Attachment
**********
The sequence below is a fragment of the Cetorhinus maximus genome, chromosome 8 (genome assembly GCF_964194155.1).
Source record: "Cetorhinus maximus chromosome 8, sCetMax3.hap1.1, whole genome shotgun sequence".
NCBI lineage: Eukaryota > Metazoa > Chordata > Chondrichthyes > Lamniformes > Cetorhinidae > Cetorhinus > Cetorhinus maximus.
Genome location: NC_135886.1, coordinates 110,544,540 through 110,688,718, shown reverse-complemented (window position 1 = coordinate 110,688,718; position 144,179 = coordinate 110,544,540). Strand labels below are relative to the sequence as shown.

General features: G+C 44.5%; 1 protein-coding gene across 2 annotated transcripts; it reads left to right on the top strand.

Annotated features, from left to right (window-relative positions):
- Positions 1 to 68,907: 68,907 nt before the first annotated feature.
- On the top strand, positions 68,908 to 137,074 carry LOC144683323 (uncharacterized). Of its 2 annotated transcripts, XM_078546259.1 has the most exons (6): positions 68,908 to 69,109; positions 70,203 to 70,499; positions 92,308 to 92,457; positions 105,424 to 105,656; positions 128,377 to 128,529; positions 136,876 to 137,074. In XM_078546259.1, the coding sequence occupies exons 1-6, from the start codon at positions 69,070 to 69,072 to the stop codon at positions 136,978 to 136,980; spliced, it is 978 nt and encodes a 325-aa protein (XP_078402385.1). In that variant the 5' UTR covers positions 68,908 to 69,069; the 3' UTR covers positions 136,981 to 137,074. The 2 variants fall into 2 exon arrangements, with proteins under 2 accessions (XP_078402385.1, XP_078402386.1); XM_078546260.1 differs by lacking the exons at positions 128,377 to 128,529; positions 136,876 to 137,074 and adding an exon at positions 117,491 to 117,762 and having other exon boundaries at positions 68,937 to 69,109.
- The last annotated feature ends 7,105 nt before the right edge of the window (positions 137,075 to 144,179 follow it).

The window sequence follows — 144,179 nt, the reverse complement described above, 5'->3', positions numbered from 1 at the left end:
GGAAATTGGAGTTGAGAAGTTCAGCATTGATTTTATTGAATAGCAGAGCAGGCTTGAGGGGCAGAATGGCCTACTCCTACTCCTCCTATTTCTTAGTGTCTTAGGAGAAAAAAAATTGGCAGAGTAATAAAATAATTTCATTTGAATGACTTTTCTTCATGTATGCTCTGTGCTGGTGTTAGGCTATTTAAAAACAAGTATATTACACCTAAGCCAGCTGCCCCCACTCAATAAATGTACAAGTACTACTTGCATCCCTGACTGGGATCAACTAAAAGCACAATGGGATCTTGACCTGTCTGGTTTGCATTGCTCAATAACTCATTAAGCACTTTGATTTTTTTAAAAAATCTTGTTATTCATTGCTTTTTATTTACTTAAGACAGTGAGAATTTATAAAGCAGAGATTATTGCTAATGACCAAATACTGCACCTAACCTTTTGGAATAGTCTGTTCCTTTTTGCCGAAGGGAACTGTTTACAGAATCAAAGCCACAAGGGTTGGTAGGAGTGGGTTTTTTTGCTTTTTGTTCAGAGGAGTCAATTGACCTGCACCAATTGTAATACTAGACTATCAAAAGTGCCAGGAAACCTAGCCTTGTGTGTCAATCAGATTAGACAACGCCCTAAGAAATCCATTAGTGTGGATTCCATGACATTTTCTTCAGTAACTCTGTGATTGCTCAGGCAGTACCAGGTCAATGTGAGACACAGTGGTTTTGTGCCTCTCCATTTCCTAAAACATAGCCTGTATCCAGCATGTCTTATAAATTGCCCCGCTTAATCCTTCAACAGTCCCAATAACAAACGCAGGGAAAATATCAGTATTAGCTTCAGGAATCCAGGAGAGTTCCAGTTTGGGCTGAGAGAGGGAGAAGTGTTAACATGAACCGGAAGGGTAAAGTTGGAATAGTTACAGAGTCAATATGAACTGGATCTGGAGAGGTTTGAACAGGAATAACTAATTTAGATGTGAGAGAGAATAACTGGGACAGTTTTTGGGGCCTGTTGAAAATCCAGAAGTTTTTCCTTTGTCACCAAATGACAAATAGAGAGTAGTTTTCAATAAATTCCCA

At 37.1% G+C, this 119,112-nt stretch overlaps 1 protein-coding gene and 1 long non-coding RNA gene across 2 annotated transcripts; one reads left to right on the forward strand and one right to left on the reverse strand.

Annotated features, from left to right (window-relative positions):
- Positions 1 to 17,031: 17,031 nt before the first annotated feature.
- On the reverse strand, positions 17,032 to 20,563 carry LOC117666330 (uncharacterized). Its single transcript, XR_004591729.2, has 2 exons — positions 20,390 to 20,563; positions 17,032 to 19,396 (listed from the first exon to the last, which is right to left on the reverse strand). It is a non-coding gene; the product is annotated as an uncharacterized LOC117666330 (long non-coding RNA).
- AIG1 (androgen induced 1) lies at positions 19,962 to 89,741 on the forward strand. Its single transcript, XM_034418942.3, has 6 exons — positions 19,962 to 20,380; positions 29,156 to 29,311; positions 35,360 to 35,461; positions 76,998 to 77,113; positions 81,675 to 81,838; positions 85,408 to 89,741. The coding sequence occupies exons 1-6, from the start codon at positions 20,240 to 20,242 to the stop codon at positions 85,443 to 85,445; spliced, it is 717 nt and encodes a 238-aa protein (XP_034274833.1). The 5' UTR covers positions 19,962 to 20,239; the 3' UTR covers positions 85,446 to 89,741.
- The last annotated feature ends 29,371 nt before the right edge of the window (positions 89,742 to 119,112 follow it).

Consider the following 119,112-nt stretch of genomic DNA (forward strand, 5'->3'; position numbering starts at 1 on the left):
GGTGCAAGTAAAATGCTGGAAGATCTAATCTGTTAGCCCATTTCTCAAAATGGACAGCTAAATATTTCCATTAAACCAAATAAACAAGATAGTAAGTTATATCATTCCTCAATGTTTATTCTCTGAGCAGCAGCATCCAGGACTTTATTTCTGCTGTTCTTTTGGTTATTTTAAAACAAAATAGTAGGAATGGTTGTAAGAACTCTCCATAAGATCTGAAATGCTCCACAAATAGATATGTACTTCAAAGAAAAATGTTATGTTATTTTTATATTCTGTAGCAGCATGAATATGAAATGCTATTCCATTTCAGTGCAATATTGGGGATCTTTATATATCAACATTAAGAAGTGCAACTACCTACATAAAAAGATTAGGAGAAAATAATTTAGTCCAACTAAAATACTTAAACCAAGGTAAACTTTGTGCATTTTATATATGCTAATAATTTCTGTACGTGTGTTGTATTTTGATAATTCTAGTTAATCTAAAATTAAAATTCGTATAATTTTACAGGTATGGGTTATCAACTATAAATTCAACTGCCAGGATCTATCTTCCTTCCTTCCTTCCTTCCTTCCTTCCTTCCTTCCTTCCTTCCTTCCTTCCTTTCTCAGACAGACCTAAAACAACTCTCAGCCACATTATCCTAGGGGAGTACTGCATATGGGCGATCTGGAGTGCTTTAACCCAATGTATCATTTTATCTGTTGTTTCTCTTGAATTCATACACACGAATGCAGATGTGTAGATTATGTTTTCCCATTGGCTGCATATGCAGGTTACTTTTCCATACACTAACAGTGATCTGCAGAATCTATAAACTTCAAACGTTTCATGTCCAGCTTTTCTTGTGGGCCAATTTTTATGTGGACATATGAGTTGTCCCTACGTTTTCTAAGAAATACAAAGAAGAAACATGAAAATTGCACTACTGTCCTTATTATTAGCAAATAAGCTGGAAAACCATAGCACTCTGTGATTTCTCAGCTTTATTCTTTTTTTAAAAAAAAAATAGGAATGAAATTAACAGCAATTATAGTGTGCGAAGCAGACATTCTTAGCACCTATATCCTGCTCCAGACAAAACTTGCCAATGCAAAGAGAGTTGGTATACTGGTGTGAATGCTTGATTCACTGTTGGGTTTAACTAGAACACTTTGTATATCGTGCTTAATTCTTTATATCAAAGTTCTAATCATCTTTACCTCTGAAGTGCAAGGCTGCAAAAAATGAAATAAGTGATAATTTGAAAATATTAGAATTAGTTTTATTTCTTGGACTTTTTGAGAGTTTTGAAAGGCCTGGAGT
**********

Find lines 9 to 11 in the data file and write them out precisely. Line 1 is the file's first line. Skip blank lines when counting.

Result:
- The last annotated feature ends 7,105 nt before the right edge of the window (positions 137,075 to 144,179 follow it).

The window sequence follows — 144,179 nt, the reverse complement described above, 5'->3', positions numbered from 1 at the left end:
GGAAATTGGAGTTGAGAAGTTCAGCATTGATTTTATTGAATAGCAGAGCAGGCTTGAGGGGCAGAATGGCCTACTCCTACTCCTCCTATTTCTTAGTGTCTTAGGAGAAAAAAAATTGGCAGAGTAATAAAATAATTTCATTTGAATGACTTTTCTTCATGTATGCTCTGTGCTGGTGTTAGGCTATTTAAAAACAAGTATATTACACCTAAGCCAGCTGCCCCCACTCAATAAATGTACAAGTACTACTTGCATCCCTGACTGGGATCAACTAAAAGCACAATGGGATCTTGACCTGTCTGGTTTGCATTGCTCAATAACTCATTAAGCACTTTGATTTTTTTAAAAAATCTTGTTATTCATTGCTTTTTATTTACTTAAGACAGTGAGAATTTATAAAGCAGAGATTATTGCTAATGACCAAATACTGCACCTAACCTTTTGGAATAGTCTGTTCCTTTTTGCCGAAGGGAACTGTTTACAGAATCAAAGCCACAAGGGTTGGTAGGAGTGGGTTTTTTTGCTTTTTGTTCAGAGGAGTCAATTGACCTGCACCAATTGTAATACTAGACTATCAAAAGTGCCAGGAAACCTAGCCTTGTGTGTCAATCAGATTAGACAACGCCCTAAGAAATCCATTAGTGTGGATTCCATGACATTTTCTTCAGTAACTCTGTGATTGCTCAGGCAGTACCAGGTCAATGTGAGACACAGTGGTTTTGTGCCTCTCCATTTCCTAAAACATAGCCTGTATCCAGCATGTCTTATAAATTGCCCCGCTTAATCCTTCAACAGTCCCAATAACAAACGCAGGGAAAATATCAGTATTAGCTTCAGGAATCCAGGAGAGTTCCAGTTTGGGCTGAGAGAGGGAGAAGTGTTAACATGAACCGGAAGGGTAAAGTTGGAATAGTTACAGAGTCAATATGAACTGGATCTGGAGAGGTTTGAACAGGAATAACTAATTTAGATGTGAGAGAGAATAACTGGGACAGTTTTTGGGGCCTGTTGAAAATCCAGAAGTTTTTCCTTTGTCACCAAATGACAAATAGAGAGTAGTTTTCAATAAATTCCCA